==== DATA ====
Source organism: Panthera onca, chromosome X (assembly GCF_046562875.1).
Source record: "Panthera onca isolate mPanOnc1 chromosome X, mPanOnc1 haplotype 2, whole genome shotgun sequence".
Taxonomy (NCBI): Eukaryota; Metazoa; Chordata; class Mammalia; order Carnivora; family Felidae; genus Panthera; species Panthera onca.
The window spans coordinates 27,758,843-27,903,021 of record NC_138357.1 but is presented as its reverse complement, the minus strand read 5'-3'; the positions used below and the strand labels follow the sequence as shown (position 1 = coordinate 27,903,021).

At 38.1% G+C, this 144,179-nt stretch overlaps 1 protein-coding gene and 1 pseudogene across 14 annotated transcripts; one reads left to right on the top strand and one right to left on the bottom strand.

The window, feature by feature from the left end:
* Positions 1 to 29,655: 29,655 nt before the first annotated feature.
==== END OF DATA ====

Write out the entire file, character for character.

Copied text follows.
Source organism: Panthera onca, chromosome X (assembly GCF_046562875.1).
Source record: "Panthera onca isolate mPanOnc1 chromosome X, mPanOnc1 haplotype 2, whole genome shotgun sequence".
Taxonomy (NCBI): Eukaryota; Metazoa; Chordata; class Mammalia; order Carnivora; family Felidae; genus Panthera; species Panthera onca.
The window spans coordinates 27,758,843-27,903,021 of record NC_138357.1 but is presented as its reverse complement, the minus strand read 5'-3'; the positions used below and the strand labels follow the sequence as shown (position 1 = coordinate 27,903,021).

At 38.1% G+C, this 144,179-nt stretch overlaps 1 protein-coding gene and 1 pseudogene across 14 annotated transcripts; one reads left to right on the top strand and one right to left on the bottom strand.

The window, feature by feature from the left end:
* Positions 1 to 29,655: 29,655 nt before the first annotated feature.